U.S. stocks dropped sharply Wednesday, as a selloff in technology stocks led the major indices to lows not seen since this spring. 

The Dow Jones industrial average had its second-biggest drop of the year, plunging nearly 500 points, or 1.9 percent, shortly after 2:00 p.m. Eastern time. It's on pace to be the index's worst day since Feb. 5, when it lost over 1,100 points in a single trading day.

The S&P 500 was down 55 points, or 1.9 percent, at 2,824—on pace for its worst day since June. The Nasdaq composite dropped 173, or 2.2 percent, to 7,565.

Tech stocks in the S&P 500 fell 2.7 percent Wednesday for the steepest loss among the 11 sectors that make up the index. Companies that sell non-essentials to consumers dropped 1.7 percent. These sectors had been some of the top performers over the last year, nearly doubling the performance of the S&P 500.

Stock prices have been hurt by rising interest rates, which have boosted Treasury yields over the last week. On Wednesday, the 10-year yield once again touched its highest level in seven years.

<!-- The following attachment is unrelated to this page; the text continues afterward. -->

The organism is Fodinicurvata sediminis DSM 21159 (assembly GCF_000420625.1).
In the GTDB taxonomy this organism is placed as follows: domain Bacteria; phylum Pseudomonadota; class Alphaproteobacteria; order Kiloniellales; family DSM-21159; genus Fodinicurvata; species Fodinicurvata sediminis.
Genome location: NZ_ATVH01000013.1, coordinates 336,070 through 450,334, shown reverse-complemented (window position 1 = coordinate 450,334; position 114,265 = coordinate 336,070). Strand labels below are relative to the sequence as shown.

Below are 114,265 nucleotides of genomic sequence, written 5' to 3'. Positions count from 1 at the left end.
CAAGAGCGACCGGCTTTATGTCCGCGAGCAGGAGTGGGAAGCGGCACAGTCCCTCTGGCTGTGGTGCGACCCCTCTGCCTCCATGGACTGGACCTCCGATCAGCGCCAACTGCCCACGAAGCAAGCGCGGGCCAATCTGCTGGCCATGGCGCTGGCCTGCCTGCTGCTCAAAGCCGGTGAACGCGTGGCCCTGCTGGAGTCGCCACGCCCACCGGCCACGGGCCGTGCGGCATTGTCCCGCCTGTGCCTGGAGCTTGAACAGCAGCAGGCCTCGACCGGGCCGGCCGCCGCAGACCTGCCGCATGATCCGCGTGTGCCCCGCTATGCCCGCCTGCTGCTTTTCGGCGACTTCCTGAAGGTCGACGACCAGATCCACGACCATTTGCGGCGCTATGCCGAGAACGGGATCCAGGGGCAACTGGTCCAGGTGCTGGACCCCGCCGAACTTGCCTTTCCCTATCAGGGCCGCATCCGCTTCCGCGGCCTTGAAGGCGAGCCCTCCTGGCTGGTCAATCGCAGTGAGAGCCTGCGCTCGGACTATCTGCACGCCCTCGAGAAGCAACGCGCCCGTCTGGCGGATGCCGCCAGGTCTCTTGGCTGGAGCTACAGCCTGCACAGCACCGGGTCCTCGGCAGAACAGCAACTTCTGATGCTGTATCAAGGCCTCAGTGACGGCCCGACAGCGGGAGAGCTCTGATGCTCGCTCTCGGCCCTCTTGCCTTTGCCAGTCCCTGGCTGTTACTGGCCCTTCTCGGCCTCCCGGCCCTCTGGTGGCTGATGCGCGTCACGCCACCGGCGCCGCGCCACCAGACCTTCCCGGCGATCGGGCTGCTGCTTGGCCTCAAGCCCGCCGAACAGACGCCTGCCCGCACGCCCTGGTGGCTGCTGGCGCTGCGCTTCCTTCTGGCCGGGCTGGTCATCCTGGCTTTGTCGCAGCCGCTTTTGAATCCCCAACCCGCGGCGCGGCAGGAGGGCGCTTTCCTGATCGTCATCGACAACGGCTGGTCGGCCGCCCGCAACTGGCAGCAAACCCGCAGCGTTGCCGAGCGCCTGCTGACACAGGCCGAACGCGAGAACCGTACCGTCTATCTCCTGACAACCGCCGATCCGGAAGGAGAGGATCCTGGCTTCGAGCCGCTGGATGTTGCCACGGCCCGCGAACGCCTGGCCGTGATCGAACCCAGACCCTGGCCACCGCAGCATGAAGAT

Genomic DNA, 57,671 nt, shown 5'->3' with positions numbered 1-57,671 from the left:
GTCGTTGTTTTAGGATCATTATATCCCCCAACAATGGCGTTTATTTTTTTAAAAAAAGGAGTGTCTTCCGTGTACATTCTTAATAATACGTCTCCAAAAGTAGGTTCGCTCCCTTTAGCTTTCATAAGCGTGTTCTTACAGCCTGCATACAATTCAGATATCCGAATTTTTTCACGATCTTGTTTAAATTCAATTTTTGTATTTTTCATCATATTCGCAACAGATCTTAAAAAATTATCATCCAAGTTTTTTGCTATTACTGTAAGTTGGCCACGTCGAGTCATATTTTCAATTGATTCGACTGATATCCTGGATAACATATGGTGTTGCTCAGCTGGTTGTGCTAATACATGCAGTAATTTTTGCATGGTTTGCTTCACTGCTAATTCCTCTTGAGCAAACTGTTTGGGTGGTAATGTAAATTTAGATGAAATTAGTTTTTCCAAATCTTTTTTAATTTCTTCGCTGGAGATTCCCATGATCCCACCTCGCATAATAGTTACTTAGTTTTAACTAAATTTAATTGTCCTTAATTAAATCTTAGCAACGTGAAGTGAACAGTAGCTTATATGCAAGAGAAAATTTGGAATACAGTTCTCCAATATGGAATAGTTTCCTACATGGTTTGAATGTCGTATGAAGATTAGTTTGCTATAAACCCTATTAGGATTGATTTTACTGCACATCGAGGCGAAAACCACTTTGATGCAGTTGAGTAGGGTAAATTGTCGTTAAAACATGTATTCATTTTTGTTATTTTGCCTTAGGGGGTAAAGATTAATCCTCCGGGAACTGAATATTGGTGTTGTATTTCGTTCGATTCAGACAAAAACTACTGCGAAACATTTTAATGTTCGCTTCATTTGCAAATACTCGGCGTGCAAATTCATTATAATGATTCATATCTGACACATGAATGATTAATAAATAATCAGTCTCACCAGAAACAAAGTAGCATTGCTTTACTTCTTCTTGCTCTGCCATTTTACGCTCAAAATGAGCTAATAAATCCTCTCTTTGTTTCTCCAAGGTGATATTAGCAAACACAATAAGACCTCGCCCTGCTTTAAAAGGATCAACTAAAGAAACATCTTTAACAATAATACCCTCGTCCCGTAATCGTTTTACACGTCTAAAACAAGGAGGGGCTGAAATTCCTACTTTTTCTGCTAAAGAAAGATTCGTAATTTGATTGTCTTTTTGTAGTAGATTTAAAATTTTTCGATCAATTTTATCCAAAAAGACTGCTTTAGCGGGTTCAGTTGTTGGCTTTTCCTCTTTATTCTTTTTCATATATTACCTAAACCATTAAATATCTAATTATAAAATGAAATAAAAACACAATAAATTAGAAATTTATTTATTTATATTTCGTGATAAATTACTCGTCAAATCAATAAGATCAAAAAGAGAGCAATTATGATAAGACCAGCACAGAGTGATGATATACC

Earlier on Wednesday, Sears Holdings plunged on reports that the struggling retailer is preparing to file for bankruptcy. The stock fell 35.7 percent to 38 cents in morning trading. It was more than $40 five years ago. Over the years, Sears has closed hundreds of stores and sold several famous brands.

The biggest driver for the market over the last week has been interest rates, which began spurting higher following several encouraging reports on the economy. Higher rates can slow economic growth, erode corporate profits and make investors less willing to pay high prices for stocks.

The 10-year Treasury yield rose to 3.22 percent from 3.20 percent late Tuesday after earlier touching 3.24 percent. It was at just 3.05 percent early last week. The two-year yield rose to 2.88 percent from 2.87 percent, and the 30-year yield climbed to 3.38 percent from 3.37 percent.

While economists have noticed some increasing trends in the inflation data, there are few signs yet of rapid acceleration. That's good news for markets: If inflation were to spike, it would push the Federal Reserve to get more aggressive in raising interest rates.

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